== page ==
New Market Economy Needs New 'Monopoly'

The Russian version of the game Monopoly has always been a favorite among my family and friends. Even my baby daughter loves it -- but only because she thinks it's fun to throw the pieces around.

In the old days of Soviet socialism, we used to bring the game out for Russian friends who delved eagerly into the vicious game of capitalism, buying hotels and cutting deals around our table into the wee hours of the morning.

Monopoly is still fun, but the version we have now is a relic of the past. The ruble denominations -- the highest is 500 -- are laughable, as are the Community Chest cards that state things like Vam dostalis' 45 rublei ot prodazhi aktsii or "You have earned 45 rubles from the sale of shares." And our friends, who once found the game's concepts so alien, now laugh at its innocent view of the rough Russian capitalist jungle.

So, in order to keep up with the times, we have come up with a few suggested changes for Parker Brothers. The venerable game maker should recognize, after all, that Monopoly is a metaphor for Russian business today and that a new, improved version could garner some brisk sales.

First, we'd tell Parker Brothers to add three zeros -- better make that six -- to the play money, or, for the high rollers, use real bills.

Second, we'd change some of the streets. Sure, Arbat is okay as the equivalent of Boardwalk, the most expensive property on the board, but why does Ulitsa Gor'kogo -- oops, Tverskaya -- cost only 220 rubles?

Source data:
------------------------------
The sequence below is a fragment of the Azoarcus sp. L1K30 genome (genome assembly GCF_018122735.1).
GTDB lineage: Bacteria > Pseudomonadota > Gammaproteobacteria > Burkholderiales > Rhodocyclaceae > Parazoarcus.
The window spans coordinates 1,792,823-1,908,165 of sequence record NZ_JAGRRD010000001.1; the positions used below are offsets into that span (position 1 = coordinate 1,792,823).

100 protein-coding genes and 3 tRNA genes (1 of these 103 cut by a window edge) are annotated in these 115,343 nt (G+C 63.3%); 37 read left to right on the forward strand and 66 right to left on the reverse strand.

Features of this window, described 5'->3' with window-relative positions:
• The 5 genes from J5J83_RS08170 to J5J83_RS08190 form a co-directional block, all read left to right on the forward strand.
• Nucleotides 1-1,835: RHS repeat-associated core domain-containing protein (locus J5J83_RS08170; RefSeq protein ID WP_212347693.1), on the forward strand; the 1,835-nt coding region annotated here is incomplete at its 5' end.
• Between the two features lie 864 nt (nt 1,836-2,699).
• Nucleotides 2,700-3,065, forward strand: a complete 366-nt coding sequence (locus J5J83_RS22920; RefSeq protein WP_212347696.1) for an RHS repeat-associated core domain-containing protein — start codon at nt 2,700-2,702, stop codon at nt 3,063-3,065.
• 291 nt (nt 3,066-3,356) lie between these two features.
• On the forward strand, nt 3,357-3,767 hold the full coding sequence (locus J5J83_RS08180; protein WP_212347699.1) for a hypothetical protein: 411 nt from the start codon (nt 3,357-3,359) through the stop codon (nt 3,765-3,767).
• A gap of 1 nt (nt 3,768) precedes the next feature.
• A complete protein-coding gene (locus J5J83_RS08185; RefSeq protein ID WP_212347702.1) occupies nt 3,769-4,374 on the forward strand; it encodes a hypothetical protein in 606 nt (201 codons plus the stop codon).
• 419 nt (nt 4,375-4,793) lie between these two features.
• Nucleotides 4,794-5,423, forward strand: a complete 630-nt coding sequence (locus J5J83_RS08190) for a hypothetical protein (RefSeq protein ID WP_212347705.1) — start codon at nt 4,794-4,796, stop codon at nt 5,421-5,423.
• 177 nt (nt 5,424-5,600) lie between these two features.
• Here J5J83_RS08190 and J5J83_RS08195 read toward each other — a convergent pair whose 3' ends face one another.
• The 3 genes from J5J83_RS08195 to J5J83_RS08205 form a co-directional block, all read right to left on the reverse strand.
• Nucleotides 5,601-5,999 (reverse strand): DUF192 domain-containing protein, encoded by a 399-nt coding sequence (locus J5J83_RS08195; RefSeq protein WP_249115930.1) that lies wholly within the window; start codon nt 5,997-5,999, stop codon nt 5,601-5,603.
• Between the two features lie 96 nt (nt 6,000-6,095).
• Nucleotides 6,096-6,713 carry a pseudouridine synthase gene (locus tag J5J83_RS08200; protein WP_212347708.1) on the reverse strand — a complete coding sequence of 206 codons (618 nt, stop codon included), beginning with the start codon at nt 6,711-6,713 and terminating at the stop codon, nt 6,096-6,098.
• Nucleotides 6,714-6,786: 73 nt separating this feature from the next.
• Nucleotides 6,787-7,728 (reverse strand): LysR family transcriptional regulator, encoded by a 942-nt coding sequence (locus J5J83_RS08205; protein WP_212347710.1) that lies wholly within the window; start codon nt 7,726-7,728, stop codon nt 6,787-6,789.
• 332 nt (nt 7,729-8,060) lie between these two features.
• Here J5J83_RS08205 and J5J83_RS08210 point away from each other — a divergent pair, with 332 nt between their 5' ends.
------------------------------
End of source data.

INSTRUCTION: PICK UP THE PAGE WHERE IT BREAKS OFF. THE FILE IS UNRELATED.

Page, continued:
Why would a hotel there cost only 1,050 rubles? And, to pay tribute to the game's origin of Atlantic City, why not add a casino or two? Moscow certain has plenty to choose from.

As for the utilities, we would leave "Water Works" right where it is, at 150 rubles. This may be the New Russia, but the hot water still goes off in the summer.

The Russian version, like the American game, has the besplatnaya stoyanka or free parking corner. For New Russian Monopoly? We don't think so.

We would definitely rewrite the Community Chest cards, getting rid of totally unrealistic things like Bankovskaya oshibka v vashu pol'zu or "Bank mistake in your favor." We'd substitute instead U MMM -- nyet problem! or "MMM has no problems" -- the investment fund's ironic slogan).

Likewise, Vozvrat podokhodnogo naloga or "Tax refund" has to go. Add instead: Novy nalog na dobavlennuyu stoimost or "New VAT," increase implied. We would update the treasured "Get out of jail free" cards to "Pay a small fine, get out of jail."

If you don't pay? Don't pass go, don't get 200,000,000 rubles.